Japan looking to use RFID tags to find disaster survivors

Japan looking to use RFID tags to find disaster survivors

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The Japanese government has announced a plan to use RFID-tagged sensors to aid in the recovery of disaster survivors. The idea is to fly low over a designated area in a small plane or a helicopter, sprinkling thousands of sensors onto the ground, with the target being heat and vibration.

We’re not talking about inserting RFID tags into people—living or dead; rather, the tags will be targeted for finding signs of life, like a heat source or evidence of movement.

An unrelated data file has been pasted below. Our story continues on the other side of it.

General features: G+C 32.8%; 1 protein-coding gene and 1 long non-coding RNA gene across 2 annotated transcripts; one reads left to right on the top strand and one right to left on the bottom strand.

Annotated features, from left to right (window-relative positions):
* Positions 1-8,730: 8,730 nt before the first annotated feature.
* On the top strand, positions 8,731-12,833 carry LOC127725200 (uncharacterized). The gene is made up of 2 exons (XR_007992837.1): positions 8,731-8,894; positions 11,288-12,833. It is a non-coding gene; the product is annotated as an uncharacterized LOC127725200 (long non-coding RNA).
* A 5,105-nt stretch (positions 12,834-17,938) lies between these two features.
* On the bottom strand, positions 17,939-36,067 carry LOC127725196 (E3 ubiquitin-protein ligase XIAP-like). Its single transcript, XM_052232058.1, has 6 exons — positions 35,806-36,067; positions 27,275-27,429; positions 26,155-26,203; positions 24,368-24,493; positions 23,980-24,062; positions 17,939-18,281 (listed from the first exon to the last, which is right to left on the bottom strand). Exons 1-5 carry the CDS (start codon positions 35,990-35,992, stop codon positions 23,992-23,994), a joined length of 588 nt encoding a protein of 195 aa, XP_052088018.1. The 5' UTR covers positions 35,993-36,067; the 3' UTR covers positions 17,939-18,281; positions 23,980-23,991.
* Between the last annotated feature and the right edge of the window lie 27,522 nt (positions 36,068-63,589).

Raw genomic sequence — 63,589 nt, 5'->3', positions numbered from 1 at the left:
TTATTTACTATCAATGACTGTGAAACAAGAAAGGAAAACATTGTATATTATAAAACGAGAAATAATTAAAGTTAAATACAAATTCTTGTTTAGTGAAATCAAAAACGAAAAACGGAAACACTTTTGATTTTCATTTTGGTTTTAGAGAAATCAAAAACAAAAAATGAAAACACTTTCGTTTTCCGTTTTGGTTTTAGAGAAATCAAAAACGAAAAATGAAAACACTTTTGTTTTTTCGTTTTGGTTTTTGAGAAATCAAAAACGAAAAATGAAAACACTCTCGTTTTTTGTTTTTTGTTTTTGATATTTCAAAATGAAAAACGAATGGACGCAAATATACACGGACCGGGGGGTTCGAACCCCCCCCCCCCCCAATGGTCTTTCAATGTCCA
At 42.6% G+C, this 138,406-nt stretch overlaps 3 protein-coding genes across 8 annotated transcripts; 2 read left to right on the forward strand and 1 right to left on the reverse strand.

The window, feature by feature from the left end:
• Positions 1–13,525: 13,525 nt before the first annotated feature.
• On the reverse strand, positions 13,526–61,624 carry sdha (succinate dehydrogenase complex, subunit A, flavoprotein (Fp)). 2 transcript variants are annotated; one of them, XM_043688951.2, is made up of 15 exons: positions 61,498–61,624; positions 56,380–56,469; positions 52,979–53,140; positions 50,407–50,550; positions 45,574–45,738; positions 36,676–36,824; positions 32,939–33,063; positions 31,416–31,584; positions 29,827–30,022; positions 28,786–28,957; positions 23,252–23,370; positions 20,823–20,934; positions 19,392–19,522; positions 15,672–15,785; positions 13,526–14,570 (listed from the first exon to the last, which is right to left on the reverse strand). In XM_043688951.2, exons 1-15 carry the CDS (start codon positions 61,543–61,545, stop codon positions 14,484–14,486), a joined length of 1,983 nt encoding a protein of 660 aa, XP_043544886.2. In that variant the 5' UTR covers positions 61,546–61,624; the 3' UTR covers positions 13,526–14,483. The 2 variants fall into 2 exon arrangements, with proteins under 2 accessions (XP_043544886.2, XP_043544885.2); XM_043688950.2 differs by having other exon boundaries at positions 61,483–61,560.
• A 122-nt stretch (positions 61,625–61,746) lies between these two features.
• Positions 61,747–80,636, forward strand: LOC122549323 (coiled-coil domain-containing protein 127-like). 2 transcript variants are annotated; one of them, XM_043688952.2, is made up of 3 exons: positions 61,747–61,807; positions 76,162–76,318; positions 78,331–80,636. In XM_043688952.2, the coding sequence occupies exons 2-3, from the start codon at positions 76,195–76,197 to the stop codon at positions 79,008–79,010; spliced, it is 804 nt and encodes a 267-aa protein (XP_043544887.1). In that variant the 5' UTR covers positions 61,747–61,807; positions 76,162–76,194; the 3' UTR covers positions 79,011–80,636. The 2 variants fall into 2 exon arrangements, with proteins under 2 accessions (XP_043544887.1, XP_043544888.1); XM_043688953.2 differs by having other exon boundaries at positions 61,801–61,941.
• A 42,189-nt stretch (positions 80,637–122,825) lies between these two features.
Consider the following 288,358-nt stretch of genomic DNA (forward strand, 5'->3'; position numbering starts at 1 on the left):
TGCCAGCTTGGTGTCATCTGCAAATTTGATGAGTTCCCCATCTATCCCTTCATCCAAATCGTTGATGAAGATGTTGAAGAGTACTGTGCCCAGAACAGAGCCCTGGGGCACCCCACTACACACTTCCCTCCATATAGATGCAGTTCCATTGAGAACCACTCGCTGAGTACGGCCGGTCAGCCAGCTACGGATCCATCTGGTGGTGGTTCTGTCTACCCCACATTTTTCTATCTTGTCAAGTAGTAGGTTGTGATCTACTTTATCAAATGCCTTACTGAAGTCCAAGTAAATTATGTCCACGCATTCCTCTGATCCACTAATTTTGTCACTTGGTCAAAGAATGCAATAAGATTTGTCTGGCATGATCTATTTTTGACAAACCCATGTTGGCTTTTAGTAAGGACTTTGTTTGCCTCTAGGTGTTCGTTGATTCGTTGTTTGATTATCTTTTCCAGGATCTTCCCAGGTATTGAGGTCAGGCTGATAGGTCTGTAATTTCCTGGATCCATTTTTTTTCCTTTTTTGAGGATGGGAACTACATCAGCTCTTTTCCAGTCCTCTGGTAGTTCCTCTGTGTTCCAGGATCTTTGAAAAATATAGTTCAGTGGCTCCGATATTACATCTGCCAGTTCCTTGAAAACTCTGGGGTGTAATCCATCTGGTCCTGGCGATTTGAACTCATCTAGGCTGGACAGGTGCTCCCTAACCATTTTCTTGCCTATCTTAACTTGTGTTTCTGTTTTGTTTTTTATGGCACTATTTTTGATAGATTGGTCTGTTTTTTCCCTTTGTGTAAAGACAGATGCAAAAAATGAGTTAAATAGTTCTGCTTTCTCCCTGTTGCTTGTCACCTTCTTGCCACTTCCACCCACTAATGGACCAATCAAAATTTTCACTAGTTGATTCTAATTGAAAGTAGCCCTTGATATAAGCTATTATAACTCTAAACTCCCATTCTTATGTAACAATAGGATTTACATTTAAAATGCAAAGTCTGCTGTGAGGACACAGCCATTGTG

This is an example of using cutting-edge technology to solve an age-old problem: how to find people who are still alive in the middle of a no-communication zone. Japan is fraught with earthquake disaster peril, of course, as well as tsunami risk. Such disasters make investigation and recovery difficult. Roads could be blocked and surveillance flights made difficult. Even mobile phones might not work if the number of people seeking service at the same time is more than the network can handle. RFID tags, then, are expected to help find people when traditional methods cannot.

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